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Happy Holidays for Pets

Thanksgiving is just around the corner with all the wonderful food and the fun of family gatherings.  There is bound to be an excess of energy and excitement in the household when others visit during the holidays.  This brings to mind a number of safety issues involving our animals.  If we’re not aware, the cooler weather and holiday celebrations can negatively impact our household pets.

Make arrangements for pets long before guests arrive for parties or dinners.  Sometimes your cat or dog will be more comfortable and safe in a spare room or kennel with food, water, a few toys, and their bed.  Some guests may not appreciate your pets or have allergies to pet hair and dander.  Many pets also escape out the front door when guests are arriving.  Keeping them safely tucked away can help prevent a lost cat or dog. Just to be safe, have the pets’ collars with current ID tags on them.

The precautions you take can also help prevent a potential bite from an agitated pet.  Many dogs or cats do not appreciate a child’s hug; the animals perceive this behavior as aggression and may react negatively.   There tend to be more bites from pets during the holiday season, mainly because children try to get too close to a dog.  Pets that are not accustomed to youngster’s rough handling or hugs should be watched very carefully.  If an animal has not been socialized with children, or has had a bad experience with them, keep him separate from children.

Since many holiday foods and alcohol are too rich, even lethal, to pets, remind all guests that your pets do not get “people food” or alcoholic beverages.   Some people think it is funny to get a dog or cat intoxicated—this can be very dangerous to a pet’s health.  The sweet, starchy, and fat-filled holiday recipes do not digest well and some may even be poisonous.  Many a small dog has had to have an emergency veterinary visit after ingesting chocolate, gravy or other people foods.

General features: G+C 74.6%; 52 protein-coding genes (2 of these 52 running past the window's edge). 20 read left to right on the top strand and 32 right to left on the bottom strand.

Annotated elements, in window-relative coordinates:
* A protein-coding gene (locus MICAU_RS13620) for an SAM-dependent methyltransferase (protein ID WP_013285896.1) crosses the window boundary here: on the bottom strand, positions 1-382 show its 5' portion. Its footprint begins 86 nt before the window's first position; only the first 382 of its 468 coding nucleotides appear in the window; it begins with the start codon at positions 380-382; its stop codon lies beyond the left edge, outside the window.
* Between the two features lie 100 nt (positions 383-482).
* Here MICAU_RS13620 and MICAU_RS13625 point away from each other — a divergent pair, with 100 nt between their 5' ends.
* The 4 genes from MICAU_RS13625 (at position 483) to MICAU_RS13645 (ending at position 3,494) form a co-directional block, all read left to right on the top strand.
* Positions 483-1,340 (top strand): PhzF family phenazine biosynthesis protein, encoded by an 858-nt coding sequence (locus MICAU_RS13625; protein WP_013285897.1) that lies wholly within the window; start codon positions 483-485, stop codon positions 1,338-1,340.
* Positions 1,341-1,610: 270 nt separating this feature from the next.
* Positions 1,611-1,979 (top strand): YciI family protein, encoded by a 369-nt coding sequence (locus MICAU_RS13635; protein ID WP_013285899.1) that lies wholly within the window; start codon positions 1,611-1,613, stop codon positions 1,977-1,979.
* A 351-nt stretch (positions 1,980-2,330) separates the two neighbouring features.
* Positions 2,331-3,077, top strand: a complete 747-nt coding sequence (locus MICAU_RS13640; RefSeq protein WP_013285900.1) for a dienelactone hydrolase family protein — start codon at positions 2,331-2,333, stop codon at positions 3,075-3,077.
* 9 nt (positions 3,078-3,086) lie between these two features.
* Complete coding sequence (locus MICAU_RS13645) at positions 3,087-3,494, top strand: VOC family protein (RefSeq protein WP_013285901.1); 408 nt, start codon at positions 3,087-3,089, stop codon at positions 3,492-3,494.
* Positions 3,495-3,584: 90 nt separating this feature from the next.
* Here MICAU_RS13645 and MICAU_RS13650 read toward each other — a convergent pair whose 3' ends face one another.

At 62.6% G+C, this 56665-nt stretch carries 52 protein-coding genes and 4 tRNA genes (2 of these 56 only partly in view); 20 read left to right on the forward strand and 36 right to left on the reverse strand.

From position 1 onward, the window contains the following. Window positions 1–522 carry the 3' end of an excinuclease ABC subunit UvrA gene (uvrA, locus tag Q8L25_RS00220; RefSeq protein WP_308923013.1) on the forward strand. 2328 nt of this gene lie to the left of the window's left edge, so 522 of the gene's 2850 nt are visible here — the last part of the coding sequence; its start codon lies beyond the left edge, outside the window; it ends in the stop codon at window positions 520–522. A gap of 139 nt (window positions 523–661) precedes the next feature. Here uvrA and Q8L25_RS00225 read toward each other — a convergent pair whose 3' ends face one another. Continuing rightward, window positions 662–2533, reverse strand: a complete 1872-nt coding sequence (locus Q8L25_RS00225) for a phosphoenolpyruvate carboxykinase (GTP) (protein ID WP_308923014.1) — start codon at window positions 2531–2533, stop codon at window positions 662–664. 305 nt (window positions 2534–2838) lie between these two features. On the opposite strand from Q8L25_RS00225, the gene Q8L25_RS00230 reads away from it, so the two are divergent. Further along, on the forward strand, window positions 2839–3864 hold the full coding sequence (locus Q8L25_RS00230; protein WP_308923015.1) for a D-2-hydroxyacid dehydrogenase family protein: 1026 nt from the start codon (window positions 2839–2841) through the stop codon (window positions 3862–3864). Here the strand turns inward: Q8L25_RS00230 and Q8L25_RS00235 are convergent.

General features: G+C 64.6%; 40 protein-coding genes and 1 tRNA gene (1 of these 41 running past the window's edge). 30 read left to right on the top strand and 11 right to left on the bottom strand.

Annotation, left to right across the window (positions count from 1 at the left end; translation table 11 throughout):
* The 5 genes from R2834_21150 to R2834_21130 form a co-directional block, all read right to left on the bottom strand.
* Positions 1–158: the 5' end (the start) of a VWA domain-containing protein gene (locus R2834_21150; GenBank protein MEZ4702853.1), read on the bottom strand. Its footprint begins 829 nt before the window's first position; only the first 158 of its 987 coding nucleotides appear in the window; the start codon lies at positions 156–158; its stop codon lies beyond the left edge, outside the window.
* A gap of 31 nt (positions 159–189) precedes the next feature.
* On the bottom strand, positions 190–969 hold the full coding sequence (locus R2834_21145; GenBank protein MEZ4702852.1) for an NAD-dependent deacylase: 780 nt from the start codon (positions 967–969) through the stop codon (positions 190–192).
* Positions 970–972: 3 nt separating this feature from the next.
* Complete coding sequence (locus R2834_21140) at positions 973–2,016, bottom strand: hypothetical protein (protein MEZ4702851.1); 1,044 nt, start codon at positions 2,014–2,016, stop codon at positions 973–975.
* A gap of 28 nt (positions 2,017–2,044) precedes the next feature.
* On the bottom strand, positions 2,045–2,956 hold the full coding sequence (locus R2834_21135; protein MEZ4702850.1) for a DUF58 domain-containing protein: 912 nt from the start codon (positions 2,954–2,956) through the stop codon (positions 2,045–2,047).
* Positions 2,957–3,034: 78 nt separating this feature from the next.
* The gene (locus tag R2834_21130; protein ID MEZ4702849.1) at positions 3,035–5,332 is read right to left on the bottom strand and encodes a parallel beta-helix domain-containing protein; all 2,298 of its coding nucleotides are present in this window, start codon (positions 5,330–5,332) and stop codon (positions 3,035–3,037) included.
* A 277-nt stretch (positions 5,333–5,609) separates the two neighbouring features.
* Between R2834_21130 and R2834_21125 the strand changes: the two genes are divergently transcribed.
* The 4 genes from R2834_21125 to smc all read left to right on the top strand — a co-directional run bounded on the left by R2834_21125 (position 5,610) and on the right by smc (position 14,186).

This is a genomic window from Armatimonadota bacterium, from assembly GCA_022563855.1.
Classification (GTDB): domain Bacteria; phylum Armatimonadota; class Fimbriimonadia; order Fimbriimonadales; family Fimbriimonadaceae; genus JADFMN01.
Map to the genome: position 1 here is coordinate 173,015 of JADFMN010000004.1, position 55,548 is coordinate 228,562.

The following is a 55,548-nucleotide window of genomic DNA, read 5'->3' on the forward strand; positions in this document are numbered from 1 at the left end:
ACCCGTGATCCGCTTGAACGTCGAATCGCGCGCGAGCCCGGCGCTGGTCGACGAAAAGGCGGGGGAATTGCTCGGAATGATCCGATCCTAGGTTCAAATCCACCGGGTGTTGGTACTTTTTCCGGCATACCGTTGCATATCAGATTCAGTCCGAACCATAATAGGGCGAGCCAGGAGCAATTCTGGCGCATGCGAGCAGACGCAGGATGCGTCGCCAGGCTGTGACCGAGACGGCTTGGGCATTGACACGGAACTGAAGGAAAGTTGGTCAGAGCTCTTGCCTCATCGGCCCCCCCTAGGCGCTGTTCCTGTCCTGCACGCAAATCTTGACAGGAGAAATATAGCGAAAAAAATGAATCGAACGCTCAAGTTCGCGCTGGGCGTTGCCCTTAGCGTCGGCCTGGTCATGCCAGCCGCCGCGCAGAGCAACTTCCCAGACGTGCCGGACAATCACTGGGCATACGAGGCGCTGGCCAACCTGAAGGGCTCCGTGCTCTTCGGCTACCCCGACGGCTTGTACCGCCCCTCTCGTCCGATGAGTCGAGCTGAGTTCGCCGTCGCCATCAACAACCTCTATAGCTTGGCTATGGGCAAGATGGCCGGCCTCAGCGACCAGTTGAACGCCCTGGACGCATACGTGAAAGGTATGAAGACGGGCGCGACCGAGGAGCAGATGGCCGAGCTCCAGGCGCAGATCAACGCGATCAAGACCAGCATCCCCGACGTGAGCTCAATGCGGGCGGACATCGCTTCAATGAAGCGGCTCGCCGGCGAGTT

As stated in the “Animal Health 101” article provided by Pet Meds, “Dogs and cats cannot-as humans can-digest a large number of calories at one setting without becoming ill. Often because we reward ourselves with food, we think of food as a reward for pets.”  They suggest rewarding with something other than food—probably a good idea for us humans, too!
Store all leftovers safely away and make sure that the turkey carcass is discarded in a tightly sealed trash container.  When ingested, the bones can splinter and cause internal punctures.  Nothing will ruin a nice holiday more than an unexpected trip for emergency medical care.  The holiday food trash can also be a potential hazard to other neighborhood dogs, as well as attract unwanted scavengers, such as the coyotes, to your yard.

The holiday décor you choose may also possibly be dangerous.  Ask yourself, “Would this decoration be safe with small children?”  If the answer is “No”, you probably should not use it.  Think of your younger pets as you would toddlers—always curious and investigative when new things are placed in your living area.

Finally, please do not leave a pet confined to the back yard or garage when you’re busy with holiday preparations.   It can be a cold and lonely place for a pet.  They need your attention just as much as any other time of year.  Don’t forget them.

When we give thanks for the many blessings we have, be thankful for the unconditional love and affection these animal companions bring to our lives.

By Jenny Anderson

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